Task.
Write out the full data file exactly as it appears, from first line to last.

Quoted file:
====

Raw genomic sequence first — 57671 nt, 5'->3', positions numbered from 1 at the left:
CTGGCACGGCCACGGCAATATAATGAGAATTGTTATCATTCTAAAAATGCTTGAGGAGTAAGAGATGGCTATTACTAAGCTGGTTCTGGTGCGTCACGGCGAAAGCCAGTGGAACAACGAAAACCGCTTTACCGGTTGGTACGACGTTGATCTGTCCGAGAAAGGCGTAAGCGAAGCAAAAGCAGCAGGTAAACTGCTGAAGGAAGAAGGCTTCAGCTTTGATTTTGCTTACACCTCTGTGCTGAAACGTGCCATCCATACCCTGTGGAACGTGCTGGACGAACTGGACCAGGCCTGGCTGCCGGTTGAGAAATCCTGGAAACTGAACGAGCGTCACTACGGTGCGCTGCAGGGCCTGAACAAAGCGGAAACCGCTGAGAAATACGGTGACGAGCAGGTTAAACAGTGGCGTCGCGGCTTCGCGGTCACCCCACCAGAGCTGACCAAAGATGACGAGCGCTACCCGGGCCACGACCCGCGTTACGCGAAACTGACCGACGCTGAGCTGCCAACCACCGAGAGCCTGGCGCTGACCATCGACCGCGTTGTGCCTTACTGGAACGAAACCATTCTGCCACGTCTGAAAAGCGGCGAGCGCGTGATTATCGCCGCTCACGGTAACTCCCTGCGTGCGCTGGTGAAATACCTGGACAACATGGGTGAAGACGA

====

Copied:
Raw genomic sequence first — 57671 nt, 5'->3', positions numbered from 1 at the left:
CTGGCACGGCCACGGCAATATAATGAGAATTGTTATCATTCTAAAAATGCTTGAGGAGTAAGAGATGGCTATTACTAAGCTGGTTCTGGTGCGTCACGGCGAAAGCCAGTGGAACAACGAAAACCGCTTTACCGGTTGGTACGACGTTGATCTGTCCGAGAAAGGCGTAAGCGAAGCAAAAGCAGCAGGTAAACTGCTGAAGGAAGAAGGCTTCAGCTTTGATTTTGCTTACACCTCTGTGCTGAAACGTGCCATCCATACCCTGTGGAACGTGCTGGACGAACTGGACCAGGCCTGGCTGCCGGTTGAGAAATCCTGGAAACTGAACGAGCGTCACTACGGTGCGCTGCAGGGCCTGAACAAAGCGGAAACCGCTGAGAAATACGGTGACGAGCAGGTTAAACAGTGGCGTCGCGGCTTCGCGGTCACCCCACCAGAGCTGACCAAAGATGACGAGCGCTACCCGGGCCACGACCCGCGTTACGCGAAACTGACCGACGCTGAGCTGCCAACCACCGAGAGCCTGGCGCTGACCATCGACCGCGTTGTGCCTTACTGGAACGAAACCATTCTGCCACGTCTGAAAAGCGGCGAGCGCGTGATTATCGCCGCTCACGGTAACTCCCTGCGTGCGCTGGTGAAATACCTGGACAACATGGGTGAAGACGA